Not that you (or anyone) asked. But the question arose after an exchange with Terry Mattingly on GetReligion. Mattingly said he has asked Andrew Sullivan why he remains Catholic instead of joining the Episcopal Church. And he said he would ask Anne Rice why she converted to Roman Catholicism instead of the Episcopalian denomination. (Both have stated positions on issues such as women’s ordination and gay rights that are opposed to the magisterium.)
As I’ve stated previously, I’m an ex-Catholic and current nondenominational Christian who describes my spirituality as “catholic in the truest sense of the word: universally open to truth wherever it is found.” So it’s quite natural that I feel drawn to the Episcopal Church. I’ve said so before, and have begun explorations into possibly joining the Anglican communion.
But here are a few reservations, off the top of my head, and in no particular order:
- Will I have a felt sense of not being “at home” there? Is it too conservative? Is it too rigid, cold, stuffy, and upper class? Is it the right focus for me, right now? My main impulse now is towards integration and spiritual practice, not listening to sermons designed to help Volvo-driving heterosexuals feel more well adjusted in their upper middle class American lifestyles. That’s what I’m afraid I’ll find as I explore the Episcopal Church… and if I do, I’m walking. It’s definitely not for me. On Sunday mornings there are also dharma meditation groups that I can join, and I’d be much better off with the Buddhists.
- Is it simply too Christian for my tastes? I’m not even certain that I want to call myself Christian anymore, but that’s a long story. I’m beginning to think the only people who really deserve to be called Christian are those who are selflessly following Jesus’s Sermon on the Mount and other hard teachings. You know, his hard teachings like sell all you have, give it to the poor, that sort of thing. Everyone else, I almost want to use “so-called,” “self-described,” or sneer marks when describing their religion. As in… Of course, Pat Robertson is a “Christian.” or… Pope Benedict, self-described Christian, says something evil again today. My religious ethos is still definitely inspired by Christ and the whole of Christian tradition, but it’s also influenced by other and conflicting impulses… various sorts of paganism, Native American religion, Buddhism, Taoism, astrology, Hindu philosophers… Do I want to join a church where I feel as if I have to hide the full diversity of my beliefs or be judged a freak or heretic?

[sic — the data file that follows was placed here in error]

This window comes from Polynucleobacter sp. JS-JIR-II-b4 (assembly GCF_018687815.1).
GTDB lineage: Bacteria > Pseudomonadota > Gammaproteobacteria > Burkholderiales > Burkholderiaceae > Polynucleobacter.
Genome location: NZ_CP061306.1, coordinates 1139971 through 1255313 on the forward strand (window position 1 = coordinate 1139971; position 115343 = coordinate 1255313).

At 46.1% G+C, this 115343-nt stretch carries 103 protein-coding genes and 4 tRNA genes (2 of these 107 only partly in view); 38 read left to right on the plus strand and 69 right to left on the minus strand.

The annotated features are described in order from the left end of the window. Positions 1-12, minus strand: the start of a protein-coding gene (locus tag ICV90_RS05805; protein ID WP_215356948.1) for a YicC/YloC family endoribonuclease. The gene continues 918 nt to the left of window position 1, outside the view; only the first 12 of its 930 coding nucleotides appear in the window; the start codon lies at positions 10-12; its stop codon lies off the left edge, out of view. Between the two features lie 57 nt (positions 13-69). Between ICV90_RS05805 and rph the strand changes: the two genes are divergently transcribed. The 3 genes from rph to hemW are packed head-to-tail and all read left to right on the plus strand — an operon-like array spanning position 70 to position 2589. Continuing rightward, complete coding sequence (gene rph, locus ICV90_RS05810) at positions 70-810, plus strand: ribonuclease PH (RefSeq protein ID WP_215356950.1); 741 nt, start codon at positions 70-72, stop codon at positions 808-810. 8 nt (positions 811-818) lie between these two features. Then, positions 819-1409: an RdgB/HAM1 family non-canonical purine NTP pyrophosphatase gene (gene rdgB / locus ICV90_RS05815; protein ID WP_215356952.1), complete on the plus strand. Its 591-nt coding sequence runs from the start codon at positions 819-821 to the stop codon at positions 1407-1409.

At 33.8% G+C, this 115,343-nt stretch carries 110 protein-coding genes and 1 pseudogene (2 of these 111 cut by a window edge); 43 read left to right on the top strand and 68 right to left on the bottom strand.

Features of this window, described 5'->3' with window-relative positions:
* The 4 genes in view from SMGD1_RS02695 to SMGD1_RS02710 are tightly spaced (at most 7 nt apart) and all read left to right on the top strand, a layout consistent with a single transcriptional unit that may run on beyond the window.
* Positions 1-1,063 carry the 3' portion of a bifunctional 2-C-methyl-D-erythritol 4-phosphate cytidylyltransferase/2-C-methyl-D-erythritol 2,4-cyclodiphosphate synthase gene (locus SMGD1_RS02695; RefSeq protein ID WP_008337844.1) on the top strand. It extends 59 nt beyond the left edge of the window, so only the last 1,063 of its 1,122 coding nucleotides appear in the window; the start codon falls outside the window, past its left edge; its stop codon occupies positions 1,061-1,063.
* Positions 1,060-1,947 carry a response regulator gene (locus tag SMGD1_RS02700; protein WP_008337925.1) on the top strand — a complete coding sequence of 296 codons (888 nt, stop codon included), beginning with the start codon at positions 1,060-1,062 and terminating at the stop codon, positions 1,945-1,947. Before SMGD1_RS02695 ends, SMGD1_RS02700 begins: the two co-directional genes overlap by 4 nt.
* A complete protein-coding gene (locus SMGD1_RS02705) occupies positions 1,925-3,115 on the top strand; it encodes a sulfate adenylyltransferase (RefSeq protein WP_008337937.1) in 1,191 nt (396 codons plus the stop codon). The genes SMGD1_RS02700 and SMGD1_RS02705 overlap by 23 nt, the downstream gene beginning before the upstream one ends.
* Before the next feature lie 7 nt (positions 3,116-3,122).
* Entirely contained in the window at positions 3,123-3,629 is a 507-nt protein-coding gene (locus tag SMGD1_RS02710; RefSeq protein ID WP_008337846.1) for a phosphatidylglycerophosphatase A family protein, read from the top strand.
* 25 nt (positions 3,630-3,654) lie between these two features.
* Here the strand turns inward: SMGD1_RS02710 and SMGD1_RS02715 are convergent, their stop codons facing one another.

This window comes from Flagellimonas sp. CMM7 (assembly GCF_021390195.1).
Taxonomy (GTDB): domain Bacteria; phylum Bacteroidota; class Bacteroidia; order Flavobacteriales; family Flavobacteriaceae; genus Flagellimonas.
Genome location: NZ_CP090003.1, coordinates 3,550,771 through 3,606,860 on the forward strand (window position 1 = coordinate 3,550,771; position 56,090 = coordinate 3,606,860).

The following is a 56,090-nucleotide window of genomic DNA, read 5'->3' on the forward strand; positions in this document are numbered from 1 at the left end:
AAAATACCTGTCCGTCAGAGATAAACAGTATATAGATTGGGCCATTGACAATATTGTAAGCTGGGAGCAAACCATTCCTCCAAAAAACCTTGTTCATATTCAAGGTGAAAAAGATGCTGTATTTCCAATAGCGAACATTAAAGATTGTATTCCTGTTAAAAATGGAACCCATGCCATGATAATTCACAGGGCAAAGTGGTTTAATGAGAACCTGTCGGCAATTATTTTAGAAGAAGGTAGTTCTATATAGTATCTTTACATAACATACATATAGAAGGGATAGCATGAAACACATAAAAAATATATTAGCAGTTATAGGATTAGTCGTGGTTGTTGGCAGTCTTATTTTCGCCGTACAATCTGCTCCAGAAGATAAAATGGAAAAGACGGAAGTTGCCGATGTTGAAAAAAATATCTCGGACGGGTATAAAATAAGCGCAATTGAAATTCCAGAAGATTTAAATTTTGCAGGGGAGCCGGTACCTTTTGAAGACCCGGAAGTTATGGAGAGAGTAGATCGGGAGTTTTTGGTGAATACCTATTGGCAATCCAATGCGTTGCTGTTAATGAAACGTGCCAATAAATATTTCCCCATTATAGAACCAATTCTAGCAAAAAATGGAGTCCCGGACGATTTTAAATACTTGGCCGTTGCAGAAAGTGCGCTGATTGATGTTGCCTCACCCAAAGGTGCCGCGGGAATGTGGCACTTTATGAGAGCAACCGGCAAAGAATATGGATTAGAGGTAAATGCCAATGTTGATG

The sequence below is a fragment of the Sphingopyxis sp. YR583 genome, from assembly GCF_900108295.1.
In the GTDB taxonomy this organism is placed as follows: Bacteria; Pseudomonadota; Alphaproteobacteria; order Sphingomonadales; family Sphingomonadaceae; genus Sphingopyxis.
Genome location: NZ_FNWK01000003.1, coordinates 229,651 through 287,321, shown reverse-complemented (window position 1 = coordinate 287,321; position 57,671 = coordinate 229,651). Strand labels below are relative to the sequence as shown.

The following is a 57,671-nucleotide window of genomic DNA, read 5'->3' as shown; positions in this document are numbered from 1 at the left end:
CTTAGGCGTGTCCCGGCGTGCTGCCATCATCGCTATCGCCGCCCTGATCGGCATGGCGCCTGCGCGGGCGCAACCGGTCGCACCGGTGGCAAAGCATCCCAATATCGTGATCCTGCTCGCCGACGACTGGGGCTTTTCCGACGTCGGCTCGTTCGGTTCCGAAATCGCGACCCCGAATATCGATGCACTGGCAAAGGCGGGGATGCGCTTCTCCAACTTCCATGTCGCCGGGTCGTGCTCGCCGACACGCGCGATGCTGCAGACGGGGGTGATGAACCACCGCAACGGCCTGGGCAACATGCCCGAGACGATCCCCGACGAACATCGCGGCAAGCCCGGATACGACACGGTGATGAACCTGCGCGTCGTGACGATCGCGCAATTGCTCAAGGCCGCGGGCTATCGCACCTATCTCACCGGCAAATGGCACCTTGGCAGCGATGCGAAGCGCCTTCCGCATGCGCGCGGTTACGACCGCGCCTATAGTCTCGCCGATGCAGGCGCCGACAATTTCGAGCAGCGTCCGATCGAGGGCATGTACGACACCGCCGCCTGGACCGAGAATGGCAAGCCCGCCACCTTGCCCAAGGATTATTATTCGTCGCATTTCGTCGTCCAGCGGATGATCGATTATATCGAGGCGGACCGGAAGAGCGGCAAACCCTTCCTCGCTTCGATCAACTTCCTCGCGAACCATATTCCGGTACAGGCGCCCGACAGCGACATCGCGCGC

- Should I be directing my energy instead to creating a spiritual community that I can embrace more whole heartedly? In many ways, I’ve moved on from the institutional Christian Church, even as my yearning for a more structured, organized, and institutional religious framework remains. There are some rumblings in the integral movement that are suggestive of a new religious experience. Is there the beginnings here of a new communion of seekers who have found a common approach to Truth, Goodness, and Beauty that allows them to bring all that they are into community in ways both traditional and new? In my opinion, it’s too early to say. My best guess is that integral thinking’s greatest impact will be on interreligious dialogue, and reforming existing world traditions–the “great conveyor belts” of consciousness, as Ken Wilber has described them. But there may also be something more unexpected: not only a new religious sensibility, but a new religion. Just a thought.